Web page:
The use of low-carbon energy sources in district heating systems is a vital part of reducing the world’s energy emissions, an industrial engineer has said.
Dave Pearson of Star Refrigeration, which is based in COP26 host city Glasgow, said as delegates prepare to visit the Scottish city that curbing heating and cooling emissions must be at the heart of any solutions that will enable global warming to be kept within the 1.5 degrees C level targeted in the Paris accord, PR Newswire reports.
Mr Pearson noted that heating and cooling account for 40 per cent of energy use and emit more greenhouse gases – and not just CO2 – than transport, agriculture or any other sector.
Advocating the use of large scale heat pumps, he said: “Heat pumps for district heating and industrial processes can deliver three times more heat energy than the electrical energy they consume.”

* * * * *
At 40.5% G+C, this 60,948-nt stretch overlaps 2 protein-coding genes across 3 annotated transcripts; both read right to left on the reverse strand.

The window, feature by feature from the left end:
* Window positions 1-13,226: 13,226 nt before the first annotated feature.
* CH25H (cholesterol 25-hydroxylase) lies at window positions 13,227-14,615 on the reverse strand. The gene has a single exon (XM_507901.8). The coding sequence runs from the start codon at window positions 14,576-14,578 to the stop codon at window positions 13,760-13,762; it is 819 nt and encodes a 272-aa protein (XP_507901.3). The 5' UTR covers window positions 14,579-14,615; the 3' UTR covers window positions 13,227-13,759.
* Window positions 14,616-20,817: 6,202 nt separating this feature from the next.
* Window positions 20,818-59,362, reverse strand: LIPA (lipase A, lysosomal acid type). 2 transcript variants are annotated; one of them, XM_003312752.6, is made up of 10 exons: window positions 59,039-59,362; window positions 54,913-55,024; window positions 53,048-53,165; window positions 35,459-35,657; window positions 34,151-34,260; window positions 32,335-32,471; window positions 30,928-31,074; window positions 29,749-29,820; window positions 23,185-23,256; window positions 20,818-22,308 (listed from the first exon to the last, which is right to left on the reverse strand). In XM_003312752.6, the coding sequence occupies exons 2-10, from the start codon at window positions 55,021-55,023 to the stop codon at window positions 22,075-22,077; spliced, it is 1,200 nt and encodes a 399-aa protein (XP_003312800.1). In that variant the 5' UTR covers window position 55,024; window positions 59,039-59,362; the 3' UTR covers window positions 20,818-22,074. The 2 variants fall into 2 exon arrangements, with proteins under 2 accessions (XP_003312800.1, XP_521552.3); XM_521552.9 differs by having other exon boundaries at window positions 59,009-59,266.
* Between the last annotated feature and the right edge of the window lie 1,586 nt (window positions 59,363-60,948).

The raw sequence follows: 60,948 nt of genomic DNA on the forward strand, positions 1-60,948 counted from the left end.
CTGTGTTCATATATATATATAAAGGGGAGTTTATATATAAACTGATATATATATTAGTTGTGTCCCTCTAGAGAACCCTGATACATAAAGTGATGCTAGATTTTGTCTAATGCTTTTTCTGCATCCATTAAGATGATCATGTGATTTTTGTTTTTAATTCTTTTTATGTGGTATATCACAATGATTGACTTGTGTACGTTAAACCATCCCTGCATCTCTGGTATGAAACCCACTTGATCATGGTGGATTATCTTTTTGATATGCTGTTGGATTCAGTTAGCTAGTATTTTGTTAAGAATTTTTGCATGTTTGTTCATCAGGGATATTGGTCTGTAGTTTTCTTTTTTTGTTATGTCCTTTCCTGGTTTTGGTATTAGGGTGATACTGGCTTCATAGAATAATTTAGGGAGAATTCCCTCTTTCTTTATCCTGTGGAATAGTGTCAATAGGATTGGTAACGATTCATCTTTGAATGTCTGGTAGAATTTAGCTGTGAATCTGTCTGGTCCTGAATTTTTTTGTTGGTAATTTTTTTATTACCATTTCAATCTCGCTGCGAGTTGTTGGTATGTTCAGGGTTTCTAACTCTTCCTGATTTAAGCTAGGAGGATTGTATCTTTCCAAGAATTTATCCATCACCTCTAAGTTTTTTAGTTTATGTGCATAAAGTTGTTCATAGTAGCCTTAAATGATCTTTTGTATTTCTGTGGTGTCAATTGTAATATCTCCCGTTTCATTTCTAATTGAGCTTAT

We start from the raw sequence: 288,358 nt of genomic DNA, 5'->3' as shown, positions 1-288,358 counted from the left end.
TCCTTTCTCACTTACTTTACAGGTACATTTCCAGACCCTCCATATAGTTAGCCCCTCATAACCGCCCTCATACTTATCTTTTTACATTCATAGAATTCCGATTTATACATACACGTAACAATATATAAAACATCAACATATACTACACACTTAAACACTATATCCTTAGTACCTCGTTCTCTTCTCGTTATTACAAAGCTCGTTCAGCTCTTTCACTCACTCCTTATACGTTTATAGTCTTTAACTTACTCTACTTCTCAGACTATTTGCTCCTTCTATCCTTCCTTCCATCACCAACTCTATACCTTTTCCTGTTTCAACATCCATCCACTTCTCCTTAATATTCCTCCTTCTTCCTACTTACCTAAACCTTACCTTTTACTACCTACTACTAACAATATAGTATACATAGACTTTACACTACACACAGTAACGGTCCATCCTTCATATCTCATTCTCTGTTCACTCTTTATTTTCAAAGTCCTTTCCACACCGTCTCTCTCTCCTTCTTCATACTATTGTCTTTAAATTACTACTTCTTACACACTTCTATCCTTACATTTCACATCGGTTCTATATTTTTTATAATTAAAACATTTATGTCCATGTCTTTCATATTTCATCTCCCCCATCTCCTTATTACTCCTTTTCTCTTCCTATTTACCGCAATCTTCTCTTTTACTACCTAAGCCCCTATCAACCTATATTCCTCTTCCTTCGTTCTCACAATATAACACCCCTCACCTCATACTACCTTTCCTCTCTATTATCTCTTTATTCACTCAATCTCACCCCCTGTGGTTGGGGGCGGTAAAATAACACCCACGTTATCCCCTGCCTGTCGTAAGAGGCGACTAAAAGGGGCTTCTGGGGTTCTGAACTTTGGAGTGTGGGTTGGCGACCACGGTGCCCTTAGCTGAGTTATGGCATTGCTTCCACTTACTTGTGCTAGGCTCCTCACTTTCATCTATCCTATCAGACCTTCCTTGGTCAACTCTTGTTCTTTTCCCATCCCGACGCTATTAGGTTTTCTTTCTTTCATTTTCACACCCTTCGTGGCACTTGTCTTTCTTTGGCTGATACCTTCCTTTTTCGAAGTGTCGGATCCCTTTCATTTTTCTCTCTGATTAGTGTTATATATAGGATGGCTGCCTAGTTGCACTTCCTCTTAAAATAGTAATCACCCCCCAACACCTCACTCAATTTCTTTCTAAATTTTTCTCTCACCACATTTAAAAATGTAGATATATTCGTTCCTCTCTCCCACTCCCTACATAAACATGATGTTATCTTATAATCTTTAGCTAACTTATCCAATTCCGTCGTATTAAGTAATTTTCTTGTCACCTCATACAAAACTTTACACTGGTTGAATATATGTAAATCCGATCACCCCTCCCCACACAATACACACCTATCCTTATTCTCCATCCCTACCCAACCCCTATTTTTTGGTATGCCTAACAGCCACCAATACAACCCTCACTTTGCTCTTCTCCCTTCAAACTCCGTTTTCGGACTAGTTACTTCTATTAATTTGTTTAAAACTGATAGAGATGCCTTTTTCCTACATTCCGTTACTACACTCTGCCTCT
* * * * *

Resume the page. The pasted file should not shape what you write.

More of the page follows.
The use of such systems would not only reduce emissions, but would cut Britain’s reliance on fossil fuels such as natural gas, the reduced supply of which has been pushing up wholesale prices and hitting consumers with higher bills all over Europe as winter looms.
One does not need to stray far from Glasgow to see a new district heating system in operation. In the neighbouring town of Clydebank, the system at the Queens Quay development recently won the Heat Pump City of the Year prize in the European Heat Pump Awards.
Officially known as the West Dunbartonshire Energy Centre, the development at the former John Brown Shipyard is the first use of a water source heat pump in Scotland.
Convener of West Dunbartonshire Council’s infrastructure, regeneration and economic development committee Councillor Iain McLaren said: “I am proud that West Dunbartonshire is using this natural resource to provide energy,” adding that this was not just helping to meet net zero carbon targets, but benefitting residents and reducing fuel poverty.